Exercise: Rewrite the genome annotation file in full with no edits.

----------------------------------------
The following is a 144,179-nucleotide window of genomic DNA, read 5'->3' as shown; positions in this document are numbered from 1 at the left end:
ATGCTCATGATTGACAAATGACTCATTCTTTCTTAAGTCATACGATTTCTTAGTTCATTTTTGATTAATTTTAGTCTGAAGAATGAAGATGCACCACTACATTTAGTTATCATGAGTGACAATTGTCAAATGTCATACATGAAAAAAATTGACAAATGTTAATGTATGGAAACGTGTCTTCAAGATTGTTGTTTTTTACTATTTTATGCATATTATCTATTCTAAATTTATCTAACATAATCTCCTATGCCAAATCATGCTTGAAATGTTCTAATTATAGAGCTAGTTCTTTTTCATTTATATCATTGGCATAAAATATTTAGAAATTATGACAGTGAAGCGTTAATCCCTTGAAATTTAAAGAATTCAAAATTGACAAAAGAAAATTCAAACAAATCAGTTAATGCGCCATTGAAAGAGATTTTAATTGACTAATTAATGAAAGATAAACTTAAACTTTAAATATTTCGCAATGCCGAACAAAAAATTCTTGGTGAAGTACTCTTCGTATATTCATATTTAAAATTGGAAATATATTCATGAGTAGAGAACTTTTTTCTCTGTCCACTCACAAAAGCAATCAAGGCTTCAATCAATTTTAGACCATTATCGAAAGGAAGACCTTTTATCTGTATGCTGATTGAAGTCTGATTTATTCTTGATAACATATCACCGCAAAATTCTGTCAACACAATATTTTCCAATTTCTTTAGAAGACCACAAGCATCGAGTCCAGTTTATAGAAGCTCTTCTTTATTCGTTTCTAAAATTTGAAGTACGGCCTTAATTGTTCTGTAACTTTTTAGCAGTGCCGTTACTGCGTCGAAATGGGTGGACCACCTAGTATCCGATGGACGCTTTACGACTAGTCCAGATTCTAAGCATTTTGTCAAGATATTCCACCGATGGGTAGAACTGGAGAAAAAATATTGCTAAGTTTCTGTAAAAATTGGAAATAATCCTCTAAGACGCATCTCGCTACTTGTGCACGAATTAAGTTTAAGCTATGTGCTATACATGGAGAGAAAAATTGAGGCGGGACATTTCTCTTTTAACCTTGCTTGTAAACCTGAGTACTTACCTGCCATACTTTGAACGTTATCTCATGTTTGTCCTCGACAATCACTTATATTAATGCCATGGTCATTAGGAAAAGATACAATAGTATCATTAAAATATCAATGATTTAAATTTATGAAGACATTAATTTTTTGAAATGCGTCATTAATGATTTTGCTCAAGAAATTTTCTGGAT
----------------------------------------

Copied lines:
The following is a 144,179-nucleotide window of genomic DNA, read 5'->3' as shown; positions in this document are numbered from 1 at the left end:
ATGCTCATGATTGACAAATGACTCATTCTTTCTTAAGTCATACGATTTCTTAGTTCATTTTTGATTAATTTTAGTCTGAAGAATGAAGATGCACCACTACATTTAGTTATCATGAGTGACAATTGTCAAATGTCATACATGAAAAAAATTGACAAATGTTAATGTATGGAAACGTGTCTTCAAGATTGTTGTTTTTTACTATTTTATGCATATTATCTATTCTAAATTTATCTAACATAATCTCCTATGCCAAATCATGCTTGAAATGTTCTAATTATAGAGCTAGTTCTTTTTCATTTATATCATTGGCATAAAATATTTAGAAATTATGACAGTGAAGCGTTAATCCCTTGAAATTTAAAGAATTCAAAATTGACAAAAGAAAATTCAAACAAATCAGTTAATGCGCCATTGAAAGAGATTTTAATTGACTAATTAATGAAAGATAAACTTAAACTTTAAATATTTCGCAATGCCGAACAAAAAATTCTTGGTGAAGTACTCTTCGTATATTCATATTTAAAATTGGAAATATATTCATGAGTAGAGAACTTTTTTCTCTGTCCACTCACAAAAGCAATCAAGGCTTCAATCAATTTTAGACCATTATCGAAAGGAAGACCTTTTATCTGTATGCTGATTGAAGTCTGATTTATTCTTGATAACATATCACCGCAAAATTCTGTCAACACAATATTTTCCAATTTCTTTAGAAGACCACAAGCATCGAGTCCAGTTTATAGAAGCTCTTCTTTATTCGTTTCTAAAATTTGAAGTACGGCCTTAATTGTTCTGTAACTTTTTAGCAGTGCCGTTACTGCGTCGAAATGGGTGGACCACCTAGTATCCGATGGACGCTTTACGACTAGTCCAGATTCTAAGCATTTTGTCAAGATATTCCACCGATGGGTAGAACTGGAGAAAAAATATTGCTAAGTTTCTGTAAAAATTGGAAATAATCCTCTAAGACGCATCTCGCTACTTGTGCACGAATTAAGTTTAAGCTATGTGCTATACATGGAGAGAAAAATTGAGGCGGGACATTTCTCTTTTAACCTTGCTTGTAAACCTGAGTACTTACCTGCCATACTTTGAACGTTATCTCATGTTTGTCCTCGACAATCACTTATATTAATGCCATGGTCATTAGGAAAAGATACAATAGTATCATTAAAATATCAATGATTTAAATTTATGAAGACATTAATTTTTTGAAATGCGTCATTAATGATTTTGCTCAAGAAATTTTCTGGAT